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1:10:26
1.8K views
CC
Collateral Research-The Secret Sauce to Finding Family Records
Your ancestors didn’t live and have experiences alone. Researching collateral lines may be the secret sauce you need to find clues that will answer genealogy questions. What is Collateral Research? Research of family members you are not a descendant of.
Your ancestors didn’t live and have experiences alone. Researching collateral lines may be the secret sauce you need to find clues that will answer genealogy questions. What is Collateral Research? Research of family members you are not a descendant of.
Wed, July 5 2023: 18:00 UTC
48:19
Deconstructing a Conflicted Census Enumeration: Carrie Peterson aka Clara Moore
Census enumerations offer invaluable snapshots of families, but like any record, can lead researchers astray. Names may be mangled, ages fudged, or individuals or families be enumerated twice – or not at all. This entertaining presentation follows a Norwegian immigrant family forward and backward in time to untangle the makeup of a 1910 Minnesota family.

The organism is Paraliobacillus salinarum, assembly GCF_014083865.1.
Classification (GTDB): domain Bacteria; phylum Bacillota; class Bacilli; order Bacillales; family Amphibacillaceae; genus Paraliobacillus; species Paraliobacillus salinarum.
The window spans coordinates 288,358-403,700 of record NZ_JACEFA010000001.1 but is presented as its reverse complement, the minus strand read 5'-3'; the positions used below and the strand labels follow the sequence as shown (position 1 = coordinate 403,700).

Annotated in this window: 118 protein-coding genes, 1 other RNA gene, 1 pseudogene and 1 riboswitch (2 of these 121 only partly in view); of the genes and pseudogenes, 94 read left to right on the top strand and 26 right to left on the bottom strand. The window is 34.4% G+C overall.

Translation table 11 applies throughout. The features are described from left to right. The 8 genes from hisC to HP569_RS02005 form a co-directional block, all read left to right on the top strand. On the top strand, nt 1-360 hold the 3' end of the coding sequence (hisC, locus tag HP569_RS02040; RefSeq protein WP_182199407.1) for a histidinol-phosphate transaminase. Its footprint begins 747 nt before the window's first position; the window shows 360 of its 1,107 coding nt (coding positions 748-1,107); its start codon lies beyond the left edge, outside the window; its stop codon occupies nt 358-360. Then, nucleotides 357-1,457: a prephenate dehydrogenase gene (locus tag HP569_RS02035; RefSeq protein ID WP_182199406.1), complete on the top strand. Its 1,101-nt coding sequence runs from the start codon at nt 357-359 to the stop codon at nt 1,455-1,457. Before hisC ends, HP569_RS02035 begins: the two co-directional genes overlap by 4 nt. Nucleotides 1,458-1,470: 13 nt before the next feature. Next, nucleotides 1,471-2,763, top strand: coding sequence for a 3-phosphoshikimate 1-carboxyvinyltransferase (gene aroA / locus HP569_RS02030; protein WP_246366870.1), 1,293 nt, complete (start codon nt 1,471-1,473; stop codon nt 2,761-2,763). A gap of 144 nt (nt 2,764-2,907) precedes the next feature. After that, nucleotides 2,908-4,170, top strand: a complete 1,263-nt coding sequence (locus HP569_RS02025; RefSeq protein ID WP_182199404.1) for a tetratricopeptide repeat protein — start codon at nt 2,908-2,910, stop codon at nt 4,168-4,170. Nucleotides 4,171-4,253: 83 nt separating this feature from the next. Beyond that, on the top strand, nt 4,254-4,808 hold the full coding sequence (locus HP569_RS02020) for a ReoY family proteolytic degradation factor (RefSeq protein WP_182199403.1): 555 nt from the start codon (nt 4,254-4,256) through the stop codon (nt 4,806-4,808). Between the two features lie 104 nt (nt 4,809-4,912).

Census enumerations offer invaluable snapshots of families, but like any record, can lead researchers astray. Names may be mangled, ages fudged, or individuals or families be enumerated twice – or not at all. This entertaining presentation follows a Norwegian immigrant family forward and backward in time to untangle the makeup of a 1910 Minnesota family.
Fri, December 23 2022: 0:30 UTC
58:19
1.5K views
CC
What’s Next When You Are Told Those Records Were “Burnt up”